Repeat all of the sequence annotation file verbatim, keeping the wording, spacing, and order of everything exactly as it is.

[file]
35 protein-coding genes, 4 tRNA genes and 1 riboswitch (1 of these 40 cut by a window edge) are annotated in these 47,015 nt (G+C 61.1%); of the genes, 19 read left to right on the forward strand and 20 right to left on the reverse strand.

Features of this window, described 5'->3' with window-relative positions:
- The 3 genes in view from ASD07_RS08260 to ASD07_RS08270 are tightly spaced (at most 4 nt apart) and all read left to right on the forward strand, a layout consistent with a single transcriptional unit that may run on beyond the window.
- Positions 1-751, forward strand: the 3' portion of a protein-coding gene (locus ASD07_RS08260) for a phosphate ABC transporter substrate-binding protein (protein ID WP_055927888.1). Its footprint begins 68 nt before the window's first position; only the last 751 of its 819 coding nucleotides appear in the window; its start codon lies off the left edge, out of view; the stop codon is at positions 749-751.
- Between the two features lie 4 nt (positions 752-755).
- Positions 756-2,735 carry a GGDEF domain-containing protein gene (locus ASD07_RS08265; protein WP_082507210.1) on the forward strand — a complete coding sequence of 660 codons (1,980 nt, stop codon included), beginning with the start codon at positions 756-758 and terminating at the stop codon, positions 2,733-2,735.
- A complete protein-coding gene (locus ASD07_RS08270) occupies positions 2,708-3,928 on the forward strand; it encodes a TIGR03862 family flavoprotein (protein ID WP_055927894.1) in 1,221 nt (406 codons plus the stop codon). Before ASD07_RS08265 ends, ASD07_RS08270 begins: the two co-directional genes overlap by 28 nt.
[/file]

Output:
35 protein-coding genes, 4 tRNA genes and 1 riboswitch (1 of these 40 cut by a window edge) are annotated in these 47,015 nt (G+C 61.1%); of the genes, 19 read left to right on the forward strand and 20 right to left on the reverse strand.

Features of this window, described 5'->3' with window-relative positions:
- The 3 genes in view from ASD07_RS08260 to ASD07_RS08270 are tightly spaced (at most 4 nt apart) and all read left to right on the forward strand, a layout consistent with a single transcriptional unit that may run on beyond the window.
- Positions 1-751, forward strand: the 3' portion of a protein-coding gene (locus ASD07_RS08260) for a phosphate ABC transporter substrate-binding protein (protein ID WP_055927888.1). Its footprint begins 68 nt before the window's first position; only the last 751 of its 819 coding nucleotides appear in the window; its start codon lies off the left edge, out of view; the stop codon is at positions 749-751.
- Between the two features lie 4 nt (positions 752-755).
- Positions 756-2,735 carry a GGDEF domain-containing protein gene (locus ASD07_RS08265; protein WP_082507210.1) on the forward strand — a complete coding sequence of 660 codons (1,980 nt, stop codon included), beginning with the start codon at positions 756-758 and terminating at the stop codon, positions 2,733-2,735.
- A complete protein-coding gene (locus ASD07_RS08270) occupies positions 2,708-3,928 on the forward strand; it encodes a TIGR03862 family flavoprotein (protein ID WP_055927894.1) in 1,221 nt (406 codons plus the stop codon). Before ASD07_RS08265 ends, ASD07_RS08270 begins: the two co-directional genes overlap by 28 nt.